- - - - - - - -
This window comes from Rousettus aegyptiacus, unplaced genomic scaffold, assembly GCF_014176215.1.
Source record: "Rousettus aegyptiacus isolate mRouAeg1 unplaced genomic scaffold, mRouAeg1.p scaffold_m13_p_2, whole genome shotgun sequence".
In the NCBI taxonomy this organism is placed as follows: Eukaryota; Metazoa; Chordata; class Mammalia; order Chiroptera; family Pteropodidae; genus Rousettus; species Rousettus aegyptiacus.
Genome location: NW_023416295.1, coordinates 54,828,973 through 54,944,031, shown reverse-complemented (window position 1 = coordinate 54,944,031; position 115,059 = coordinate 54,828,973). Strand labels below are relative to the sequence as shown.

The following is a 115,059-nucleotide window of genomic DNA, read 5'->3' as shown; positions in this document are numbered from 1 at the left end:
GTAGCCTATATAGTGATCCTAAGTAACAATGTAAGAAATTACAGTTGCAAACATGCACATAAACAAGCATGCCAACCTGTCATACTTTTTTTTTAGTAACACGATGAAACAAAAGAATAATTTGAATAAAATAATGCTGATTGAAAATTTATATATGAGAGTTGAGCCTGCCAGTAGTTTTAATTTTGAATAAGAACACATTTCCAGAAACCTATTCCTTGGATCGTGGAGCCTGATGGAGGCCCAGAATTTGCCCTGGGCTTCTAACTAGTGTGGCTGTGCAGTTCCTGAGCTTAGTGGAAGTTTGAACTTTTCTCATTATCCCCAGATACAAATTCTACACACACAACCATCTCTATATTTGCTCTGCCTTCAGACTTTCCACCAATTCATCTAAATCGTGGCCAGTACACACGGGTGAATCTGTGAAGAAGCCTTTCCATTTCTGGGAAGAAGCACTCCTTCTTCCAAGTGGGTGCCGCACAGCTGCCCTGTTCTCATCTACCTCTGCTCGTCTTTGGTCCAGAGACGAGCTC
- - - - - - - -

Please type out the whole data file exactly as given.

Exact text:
This window comes from Rousettus aegyptiacus, unplaced genomic scaffold, assembly GCF_014176215.1.
Source record: "Rousettus aegyptiacus isolate mRouAeg1 unplaced genomic scaffold, mRouAeg1.p scaffold_m13_p_2, whole genome shotgun sequence".
In the NCBI taxonomy this organism is placed as follows: Eukaryota; Metazoa; Chordata; class Mammalia; order Chiroptera; family Pteropodidae; genus Rousettus; species Rousettus aegyptiacus.
Genome location: NW_023416295.1, coordinates 54,828,973 through 54,944,031, shown reverse-complemented (window position 1 = coordinate 54,944,031; position 115,059 = coordinate 54,828,973). Strand labels below are relative to the sequence as shown.

The following is a 115,059-nucleotide window of genomic DNA, read 5'->3' as shown; positions in this document are numbered from 1 at the left end:
GTAGCCTATATAGTGATCCTAAGTAACAATGTAAGAAATTACAGTTGCAAACATGCACATAAACAAGCATGCCAACCTGTCATACTTTTTTTTTAGTAACACGATGAAACAAAAGAATAATTTGAATAAAATAATGCTGATTGAAAATTTATATATGAGAGTTGAGCCTGCCAGTAGTTTTAATTTTGAATAAGAACACATTTCCAGAAACCTATTCCTTGGATCGTGGAGCCTGATGGAGGCCCAGAATTTGCCCTGGGCTTCTAACTAGTGTGGCTGTGCAGTTCCTGAGCTTAGTGGAAGTTTGAACTTTTCTCATTATCCCCAGATACAAATTCTACACACACAACCATCTCTATATTTGCTCTGCCTTCAGACTTTCCACCAATTCATCTAAATCGTGGCCAGTACACACGGGTGAATCTGTGAAGAAGCCTTTCCATTTCTGGGAAGAAGCACTCCTTCTTCCAAGTGGGTGCCGCACAGCTGCCCTGTTCTCATCTACCTCTGCTCGTCTTTGGTCCAGAGACGAGCTC